People’s Summit in Quebec issues call for antiwar actions

The People’s Summit Against War and Militarism, which met in Montréal November 19-21, was attended by 225 persons from a wide range of organizations. It issued a Joint Declaration endorsed by more than 70 organizations including trade unions, women’s and student organizations, civil liberties groups, and other social movements and grassroots community organizations in Quebec.

The declaration is also supported by seven peace groups in English Canada, including the Canadian Peace Alliance. See the list of signatories.

The People’s Summit was called by the Montréal antiwar collective Échec à la Guerre (Stop War), which organized the massive antiwar demonstrations of almost a quarter million in the streets of Montréal in 2003, on the eve of the U.S. invasion of Iraq. In addition to opposing Canada’s war of occupation in Afghanistan, the collective campaigns against Canada’s military spending and military recruitment in educational institutions, and in support of war resisters in the military.

The People’s Summit opened with an address by keynote speaker Jean Bricmont, author of the book Humanitarian Imperialism, and was followed by a day of workshops and panels on the issues and campaigns facing the antiwar movement in the coming period. The participants agreed to publicize and obtain signatures for their Declaration, to continue actions in opposition to the war in Afghanistan, and to campaign for the holding of a wide-ranging public debate on Canadian foreign policy and the role of the Canadian army.

For background on the People’s Summit and the work of Échec à la Guerre, see “People’s Summit Against War and Militarism to be held in Montréal.”

The following  text of the Joint Declaration was translated from French by Socialist Voice.


For an End to the Logic of War and Domination!

As Quebec organizations devoted to the defense and expansion of civil, political, economic, social and cultural rights, here and throughout the world,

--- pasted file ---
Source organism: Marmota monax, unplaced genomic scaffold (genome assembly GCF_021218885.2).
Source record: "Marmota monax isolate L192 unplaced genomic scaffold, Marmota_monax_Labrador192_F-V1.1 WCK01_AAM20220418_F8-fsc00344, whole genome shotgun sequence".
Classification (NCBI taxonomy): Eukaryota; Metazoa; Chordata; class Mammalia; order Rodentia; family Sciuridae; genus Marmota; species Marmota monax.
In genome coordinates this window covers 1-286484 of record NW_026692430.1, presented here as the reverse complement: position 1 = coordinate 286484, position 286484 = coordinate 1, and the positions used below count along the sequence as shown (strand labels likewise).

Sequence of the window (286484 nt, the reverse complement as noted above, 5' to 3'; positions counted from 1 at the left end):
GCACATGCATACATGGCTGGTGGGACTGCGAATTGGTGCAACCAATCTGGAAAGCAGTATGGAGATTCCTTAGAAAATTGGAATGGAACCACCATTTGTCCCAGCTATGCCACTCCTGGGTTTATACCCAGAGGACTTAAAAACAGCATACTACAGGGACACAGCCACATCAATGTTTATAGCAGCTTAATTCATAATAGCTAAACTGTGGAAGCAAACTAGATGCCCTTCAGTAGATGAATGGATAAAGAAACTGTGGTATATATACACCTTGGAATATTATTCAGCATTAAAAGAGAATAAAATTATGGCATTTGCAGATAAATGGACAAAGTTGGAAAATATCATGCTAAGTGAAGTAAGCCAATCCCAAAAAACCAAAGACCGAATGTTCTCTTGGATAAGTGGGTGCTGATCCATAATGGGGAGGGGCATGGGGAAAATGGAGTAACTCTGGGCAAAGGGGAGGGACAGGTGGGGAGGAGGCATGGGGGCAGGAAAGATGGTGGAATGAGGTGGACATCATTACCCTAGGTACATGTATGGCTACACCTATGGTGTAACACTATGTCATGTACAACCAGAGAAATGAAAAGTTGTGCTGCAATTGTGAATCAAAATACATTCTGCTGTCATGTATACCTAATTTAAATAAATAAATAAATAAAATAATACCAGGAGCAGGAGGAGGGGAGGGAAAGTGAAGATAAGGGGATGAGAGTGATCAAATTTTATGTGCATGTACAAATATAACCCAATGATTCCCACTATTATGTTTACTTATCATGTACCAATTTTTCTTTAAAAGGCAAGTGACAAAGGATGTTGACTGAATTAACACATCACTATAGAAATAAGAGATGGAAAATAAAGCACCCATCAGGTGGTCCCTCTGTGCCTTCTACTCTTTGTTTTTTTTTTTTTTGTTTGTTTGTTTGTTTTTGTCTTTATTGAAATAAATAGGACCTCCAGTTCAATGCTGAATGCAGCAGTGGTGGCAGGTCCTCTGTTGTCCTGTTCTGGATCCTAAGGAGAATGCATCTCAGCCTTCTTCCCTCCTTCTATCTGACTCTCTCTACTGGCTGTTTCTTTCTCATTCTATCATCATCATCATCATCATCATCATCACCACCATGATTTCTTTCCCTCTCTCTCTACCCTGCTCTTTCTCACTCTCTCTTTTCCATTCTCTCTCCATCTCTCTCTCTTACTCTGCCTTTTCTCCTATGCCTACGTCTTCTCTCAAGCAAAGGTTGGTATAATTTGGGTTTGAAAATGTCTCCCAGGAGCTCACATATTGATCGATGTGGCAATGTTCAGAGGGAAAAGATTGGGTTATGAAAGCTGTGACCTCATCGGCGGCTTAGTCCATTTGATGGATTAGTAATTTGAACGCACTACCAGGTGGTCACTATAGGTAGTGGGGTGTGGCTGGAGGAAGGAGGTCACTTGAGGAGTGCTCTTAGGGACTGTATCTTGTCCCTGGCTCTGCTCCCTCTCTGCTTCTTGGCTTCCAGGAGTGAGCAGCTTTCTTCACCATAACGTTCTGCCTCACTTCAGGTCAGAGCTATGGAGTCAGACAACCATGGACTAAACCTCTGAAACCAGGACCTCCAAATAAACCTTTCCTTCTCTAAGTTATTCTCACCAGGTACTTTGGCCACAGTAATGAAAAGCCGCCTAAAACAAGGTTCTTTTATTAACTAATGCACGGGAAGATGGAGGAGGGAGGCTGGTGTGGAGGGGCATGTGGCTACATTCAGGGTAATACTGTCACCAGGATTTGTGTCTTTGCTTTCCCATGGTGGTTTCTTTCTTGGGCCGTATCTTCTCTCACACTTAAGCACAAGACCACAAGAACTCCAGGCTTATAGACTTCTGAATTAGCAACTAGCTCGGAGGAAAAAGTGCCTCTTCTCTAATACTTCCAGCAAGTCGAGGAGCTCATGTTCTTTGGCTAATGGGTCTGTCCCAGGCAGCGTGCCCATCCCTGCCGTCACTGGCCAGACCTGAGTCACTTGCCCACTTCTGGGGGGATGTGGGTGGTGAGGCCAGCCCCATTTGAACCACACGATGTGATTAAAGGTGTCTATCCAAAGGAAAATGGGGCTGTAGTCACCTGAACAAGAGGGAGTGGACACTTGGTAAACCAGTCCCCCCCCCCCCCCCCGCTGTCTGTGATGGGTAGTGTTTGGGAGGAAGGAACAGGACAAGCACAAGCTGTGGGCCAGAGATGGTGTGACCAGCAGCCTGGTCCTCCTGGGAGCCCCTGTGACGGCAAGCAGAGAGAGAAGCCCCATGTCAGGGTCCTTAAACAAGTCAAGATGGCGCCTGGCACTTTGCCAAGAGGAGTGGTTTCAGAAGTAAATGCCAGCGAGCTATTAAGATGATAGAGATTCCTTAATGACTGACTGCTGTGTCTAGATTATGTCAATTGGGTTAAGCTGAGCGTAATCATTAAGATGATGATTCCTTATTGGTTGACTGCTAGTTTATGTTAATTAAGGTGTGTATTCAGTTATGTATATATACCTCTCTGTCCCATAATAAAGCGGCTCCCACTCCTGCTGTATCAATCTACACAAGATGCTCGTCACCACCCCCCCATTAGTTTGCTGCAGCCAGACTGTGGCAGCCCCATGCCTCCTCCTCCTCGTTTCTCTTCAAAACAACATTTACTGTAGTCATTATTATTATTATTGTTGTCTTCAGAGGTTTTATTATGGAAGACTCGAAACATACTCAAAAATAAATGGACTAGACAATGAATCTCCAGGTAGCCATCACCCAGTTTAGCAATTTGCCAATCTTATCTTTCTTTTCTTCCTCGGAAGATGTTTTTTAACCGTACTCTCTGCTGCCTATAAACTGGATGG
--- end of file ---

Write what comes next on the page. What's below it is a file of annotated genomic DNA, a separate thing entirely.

As citizens of Quebec yearning for peace and justice and anxious to develop international relations of co-operation founded on equality and solidarity,


  • Canada’s descent into an increasing spiral of war and curtailment of democracy;
  • Canada’s participation since October 2001 in a war of occupation in Afghanistan, sowing death and destruction under the pretext of a fight for democracy, security and women’s rights in that country, and which is now spreading into Pakistan;
  • the Canadian parliament’s vote extending that intervention at least until July 2011, in violation of the will of the majority of the population;
  • the ceaseless increase in the public funds allocated to this logic of war (in Canada alone, $58 million dollars per day in 2009-2010) to the detriment of social spending and genuine development assistance;
  • Canada’s complicity with torture, both of Afghans captured in combat and of some Canadian citizens imprisoned abroad;
  • the militarization of Canadian society, which entails increasing violence, especially against women;
  • the fear-mongering about a terrorist threat that is exaggerated in order to justify the war and the many measures of surveillance and repression eroding our rights and freedoms;
  • the pervasive public relations activities of the Canadian army in major sports, social and family events, and their recruitment campaigns in educational institutions, even the elementary schools;